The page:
FIXME: support TID_LINK variables by correctly parsing the link target and setting a db_watch() on the link target.
Named arrays have a "Names" entry in /eq/xxx/settings. For example, to add names to /eq/xxx/var/aaa, create a string array "/eq/xxx/settings/names aaa". The names array should be at least as long as
the corresponding data array. Individual entries in the names array can be left blank (tag names will be "aaa_0", "aaa_1", etc). Duplicate tag names are not permitted.
A single "Names" entry can be created to name all arrays in variables with the same names ("single names"). Create /eq/xxx/settings/names" and arrays /eq/xxx/var/aaa and /eq/xxx/var/bbb will have
history tags "name0 aaa", "name1 aaa", "name0 bbb", "name1 bbb", etc. If "names" are left blank, tag names will be "aaa_0 aaa", "aaa_1 aaa", "bbb_0 bbb", "bbb_1 bbb", etc.
In the mhttpd variables viewer, "single name" arrays are displayed in a 2D table.
* /history/links history
History events are created for each entry under /history/links.
Two types of links are permitted:
/history/links/aaa is a link to a subdirectory: db_watch() is setup to watch this subdirectory, tags are created for each subdirectory entry (1 tag per entry). There is no possibility for naming array elements, so 1 tag per array, regardless of the number of elements.
/history/links/bbb is a subdirectory with links to odb values: db_watch is setup to watch each link target, tags are created for each link (1 tag per link). tag name is the link name (NOT the target name). There is no possibility for naming array elements.
FIXME: Mixing links and subdirectories is not permitted, but could be done - additional db_watch() will need to be done on any links.
Update period history events created for /history/links is controlled by entries in "/history/links periods". Numeric values of periods are same as for equipment histories. Numeric value 0 disables the history for a particular event.
Add switch "-C" to odbedit to allow it to connect to corrupted ODB. Then,
depending on corruption, the user can manually remove or correct the
corrupted entries. Also, some corruption is automatically fixed by "odbedit"
itself. I use this functionality to debug and fix broken ODBs.
For your enjoyment, here is the diff:
diff -r1.64 odbedit.c
> BOOL corrupted;
< debug = cmd_mode = FALSE;
> debug = corrupted = cmd_mode = FALSE;
> else if (argv[i] == '-' && argv[i] == 'C')
> corrupted = TRUE;
< printf(" [-c Command] [-c @CommandFile] [-s size]
> printf(" [-c Command] [-c @CommandFile] [-s size]\n");
> printf(" [-g (debug)] [-C (connect to corrupted
< if (status != CM_SUCCESS)
> else if ((status == DB_INVALID_HANDLE)&&corrupted)
> cm_get_error(status, str);
> printf("ODB is corrupted, connecting anyway...\n");
> else if (status != CM_SUCCESS)
We've had mhttpd aborting regularly since upgrading from midas-1.9.3. This
happens during elog queries, and is due to an elog file that was incorrectly
modified by hand. The modification to the file occurred 6 months ago.
el_retrieve(midas.c:15683) now has several assert statements, one of which
aborts the program on reading the bad entry.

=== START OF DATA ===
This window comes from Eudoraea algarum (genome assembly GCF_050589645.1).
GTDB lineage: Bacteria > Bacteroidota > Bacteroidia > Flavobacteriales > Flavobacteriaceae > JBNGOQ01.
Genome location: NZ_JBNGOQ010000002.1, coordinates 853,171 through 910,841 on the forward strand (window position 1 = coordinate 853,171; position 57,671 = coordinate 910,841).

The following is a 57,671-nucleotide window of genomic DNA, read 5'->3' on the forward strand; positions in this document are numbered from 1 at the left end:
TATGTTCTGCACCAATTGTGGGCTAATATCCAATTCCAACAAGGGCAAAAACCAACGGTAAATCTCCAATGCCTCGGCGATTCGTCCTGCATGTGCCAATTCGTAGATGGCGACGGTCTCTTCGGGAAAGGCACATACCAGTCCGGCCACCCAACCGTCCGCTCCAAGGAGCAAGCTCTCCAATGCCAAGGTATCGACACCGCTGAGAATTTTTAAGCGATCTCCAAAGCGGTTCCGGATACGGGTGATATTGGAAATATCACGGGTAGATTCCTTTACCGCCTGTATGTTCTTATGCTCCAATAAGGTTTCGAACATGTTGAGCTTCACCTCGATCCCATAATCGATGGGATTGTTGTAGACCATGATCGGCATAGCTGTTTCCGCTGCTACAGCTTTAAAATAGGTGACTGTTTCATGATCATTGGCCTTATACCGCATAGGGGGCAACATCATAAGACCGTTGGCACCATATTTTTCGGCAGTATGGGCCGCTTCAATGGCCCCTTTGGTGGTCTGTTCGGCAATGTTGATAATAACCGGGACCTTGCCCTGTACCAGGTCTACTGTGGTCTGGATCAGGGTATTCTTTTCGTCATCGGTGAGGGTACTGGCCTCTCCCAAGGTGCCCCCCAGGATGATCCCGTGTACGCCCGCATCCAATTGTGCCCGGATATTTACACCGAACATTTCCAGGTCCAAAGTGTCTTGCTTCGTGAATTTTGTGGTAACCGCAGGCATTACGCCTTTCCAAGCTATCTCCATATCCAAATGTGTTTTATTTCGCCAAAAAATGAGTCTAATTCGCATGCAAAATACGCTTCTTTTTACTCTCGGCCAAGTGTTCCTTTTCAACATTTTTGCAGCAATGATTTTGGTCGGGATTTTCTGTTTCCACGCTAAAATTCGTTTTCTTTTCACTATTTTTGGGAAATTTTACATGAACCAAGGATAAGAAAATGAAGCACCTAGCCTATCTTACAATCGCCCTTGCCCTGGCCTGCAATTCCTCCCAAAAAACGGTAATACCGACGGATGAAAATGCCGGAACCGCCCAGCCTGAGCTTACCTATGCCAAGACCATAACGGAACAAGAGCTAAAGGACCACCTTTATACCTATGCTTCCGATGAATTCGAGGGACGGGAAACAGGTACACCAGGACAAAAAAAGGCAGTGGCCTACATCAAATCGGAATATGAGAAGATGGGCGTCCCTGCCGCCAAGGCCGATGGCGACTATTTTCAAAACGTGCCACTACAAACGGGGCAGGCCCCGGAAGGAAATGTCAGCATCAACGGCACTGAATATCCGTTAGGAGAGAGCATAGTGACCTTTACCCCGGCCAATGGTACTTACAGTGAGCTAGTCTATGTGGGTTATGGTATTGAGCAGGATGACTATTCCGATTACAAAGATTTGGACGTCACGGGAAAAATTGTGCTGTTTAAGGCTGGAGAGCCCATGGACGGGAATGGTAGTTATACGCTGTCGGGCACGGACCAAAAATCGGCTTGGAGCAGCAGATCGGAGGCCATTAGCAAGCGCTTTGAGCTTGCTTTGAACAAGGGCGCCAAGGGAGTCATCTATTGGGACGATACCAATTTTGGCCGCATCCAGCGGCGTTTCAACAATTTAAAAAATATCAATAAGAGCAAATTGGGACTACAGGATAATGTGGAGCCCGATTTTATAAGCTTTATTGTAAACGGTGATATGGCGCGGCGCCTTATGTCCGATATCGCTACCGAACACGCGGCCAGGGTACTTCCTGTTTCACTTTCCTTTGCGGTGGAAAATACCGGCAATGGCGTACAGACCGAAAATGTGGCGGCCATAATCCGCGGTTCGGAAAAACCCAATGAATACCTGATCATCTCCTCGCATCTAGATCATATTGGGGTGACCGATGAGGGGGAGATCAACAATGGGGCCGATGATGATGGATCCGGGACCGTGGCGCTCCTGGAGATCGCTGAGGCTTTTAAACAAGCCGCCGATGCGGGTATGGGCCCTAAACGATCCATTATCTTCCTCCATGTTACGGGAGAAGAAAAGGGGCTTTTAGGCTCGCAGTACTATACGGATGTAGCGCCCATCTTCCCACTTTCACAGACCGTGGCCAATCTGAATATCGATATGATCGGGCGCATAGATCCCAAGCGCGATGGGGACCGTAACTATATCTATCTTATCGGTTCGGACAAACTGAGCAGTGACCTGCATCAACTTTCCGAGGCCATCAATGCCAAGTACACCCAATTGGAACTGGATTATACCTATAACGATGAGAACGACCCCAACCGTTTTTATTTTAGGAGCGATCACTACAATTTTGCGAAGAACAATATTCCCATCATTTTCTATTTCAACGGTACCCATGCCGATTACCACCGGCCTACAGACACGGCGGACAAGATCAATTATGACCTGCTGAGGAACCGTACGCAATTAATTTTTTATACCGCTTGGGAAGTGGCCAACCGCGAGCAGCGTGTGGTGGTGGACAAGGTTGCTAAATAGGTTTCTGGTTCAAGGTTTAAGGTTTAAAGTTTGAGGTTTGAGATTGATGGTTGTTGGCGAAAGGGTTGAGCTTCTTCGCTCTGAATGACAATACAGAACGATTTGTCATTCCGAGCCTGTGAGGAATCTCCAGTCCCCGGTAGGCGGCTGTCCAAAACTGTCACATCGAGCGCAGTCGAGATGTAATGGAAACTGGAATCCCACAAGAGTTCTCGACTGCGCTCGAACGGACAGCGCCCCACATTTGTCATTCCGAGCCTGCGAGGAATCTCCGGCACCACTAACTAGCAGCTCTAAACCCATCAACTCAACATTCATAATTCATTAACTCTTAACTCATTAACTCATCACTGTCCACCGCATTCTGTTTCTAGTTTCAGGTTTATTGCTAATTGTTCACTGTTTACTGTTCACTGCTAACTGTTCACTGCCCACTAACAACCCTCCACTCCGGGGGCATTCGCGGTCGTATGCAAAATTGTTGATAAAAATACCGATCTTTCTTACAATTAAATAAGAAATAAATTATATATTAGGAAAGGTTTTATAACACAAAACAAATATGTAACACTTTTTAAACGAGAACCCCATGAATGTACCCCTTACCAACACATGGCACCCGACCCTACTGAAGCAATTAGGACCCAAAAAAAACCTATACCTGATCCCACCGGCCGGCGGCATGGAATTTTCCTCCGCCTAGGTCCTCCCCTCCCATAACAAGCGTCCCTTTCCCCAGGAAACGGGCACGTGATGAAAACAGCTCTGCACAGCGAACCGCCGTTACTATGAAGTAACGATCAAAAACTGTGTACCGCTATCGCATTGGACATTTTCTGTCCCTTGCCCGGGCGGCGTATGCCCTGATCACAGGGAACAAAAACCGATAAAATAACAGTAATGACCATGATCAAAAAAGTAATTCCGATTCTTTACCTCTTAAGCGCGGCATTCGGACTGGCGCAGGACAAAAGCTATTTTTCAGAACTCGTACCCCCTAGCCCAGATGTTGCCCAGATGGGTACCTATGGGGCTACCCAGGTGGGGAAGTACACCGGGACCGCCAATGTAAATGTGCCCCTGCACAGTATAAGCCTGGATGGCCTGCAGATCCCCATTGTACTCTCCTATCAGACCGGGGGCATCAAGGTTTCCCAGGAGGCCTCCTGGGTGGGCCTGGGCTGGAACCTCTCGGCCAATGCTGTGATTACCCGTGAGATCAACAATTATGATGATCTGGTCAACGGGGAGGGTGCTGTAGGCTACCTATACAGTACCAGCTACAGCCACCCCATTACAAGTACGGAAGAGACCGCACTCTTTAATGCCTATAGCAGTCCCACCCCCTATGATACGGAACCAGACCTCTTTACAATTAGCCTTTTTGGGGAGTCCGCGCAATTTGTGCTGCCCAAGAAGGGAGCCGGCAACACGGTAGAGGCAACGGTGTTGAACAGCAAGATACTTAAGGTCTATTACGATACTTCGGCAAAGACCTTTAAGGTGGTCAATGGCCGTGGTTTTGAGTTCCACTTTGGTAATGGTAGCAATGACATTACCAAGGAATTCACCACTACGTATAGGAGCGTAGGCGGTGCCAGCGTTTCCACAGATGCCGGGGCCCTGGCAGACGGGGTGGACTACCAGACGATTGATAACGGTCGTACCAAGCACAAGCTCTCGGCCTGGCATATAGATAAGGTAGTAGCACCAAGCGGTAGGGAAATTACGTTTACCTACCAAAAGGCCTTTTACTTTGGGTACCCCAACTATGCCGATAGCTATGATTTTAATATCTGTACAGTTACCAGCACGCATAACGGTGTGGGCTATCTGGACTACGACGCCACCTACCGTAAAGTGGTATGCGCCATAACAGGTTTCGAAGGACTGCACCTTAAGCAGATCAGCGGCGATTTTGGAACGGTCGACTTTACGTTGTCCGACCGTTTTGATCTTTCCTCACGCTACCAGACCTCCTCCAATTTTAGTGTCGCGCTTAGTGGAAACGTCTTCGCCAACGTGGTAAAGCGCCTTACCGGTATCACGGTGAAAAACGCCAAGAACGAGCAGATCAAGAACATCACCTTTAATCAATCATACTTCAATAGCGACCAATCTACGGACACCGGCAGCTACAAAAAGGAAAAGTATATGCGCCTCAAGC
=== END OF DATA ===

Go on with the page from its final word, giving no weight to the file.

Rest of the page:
Why is assert used, instead of an error return from the function (if
necessary), and maybe an error message in the log file? Assert statements are
often removed, using NDEBUG, for normal use.
The problem elog entry had one character removed, so end-of-file came before
the end of the message. This could probably occur without the file being
altered, if the disk containing the elog fills.
> We've had mhttpd aborting regularly since upgrading from midas-1.9.3. This
> happens during elog queries, and is due to an elog file that was incorrectly
> modified by hand.
(sorry for delayed reply, for reasons unknown, I did not get an email notice when this was posted)
Yes, I agree, error handling in midas elog code is insufficient (note missing error checks for
read() and lseek() system calls). Anything but "perfect" elog files would cause funny errors and
> The modification to the file occurred 6 months ago.
> el_retrieve(midas.c:15683) now has several assert statements, one of which
> aborts the program on reading the bad entry.
I added those to fix problems with "broken last NN days" and with infinite looping in the elog code
that we observed in TWIST.
You are welcome to replace the assert() statements with proper error handling. I used to have some code
that could report the filename of the bad elog file. Can we also report the exact file location for broken
Please send me the diff, I will commit it to midas cvs.
> Why is assert used, instead of an error return from the function (if
> necessary), and maybe an error message in the log file? Assert statements are
> often removed, using NDEBUG, for normal use.
I use assert() in several ways:
0) I want a core dump each time X happens. (This is the only reasonable action when facing memory/stack
corruption. The problems in the elog code were stack corruption).
1) "I am too lazy to write proper error handling code" so I just crash and burn. This includes the
case where "proper error handling" would be "too invasive".
2) the error is too bad (or too deep) and there is no reasonable way to recover. Print an error message
and dump core (for later analysis). I sometimes use "cm_msg(); abort()". (assert is "printf("error"); abort()")
Please refer to literature for philosophic discussions on uses of assert() (Argh! Stefan will have my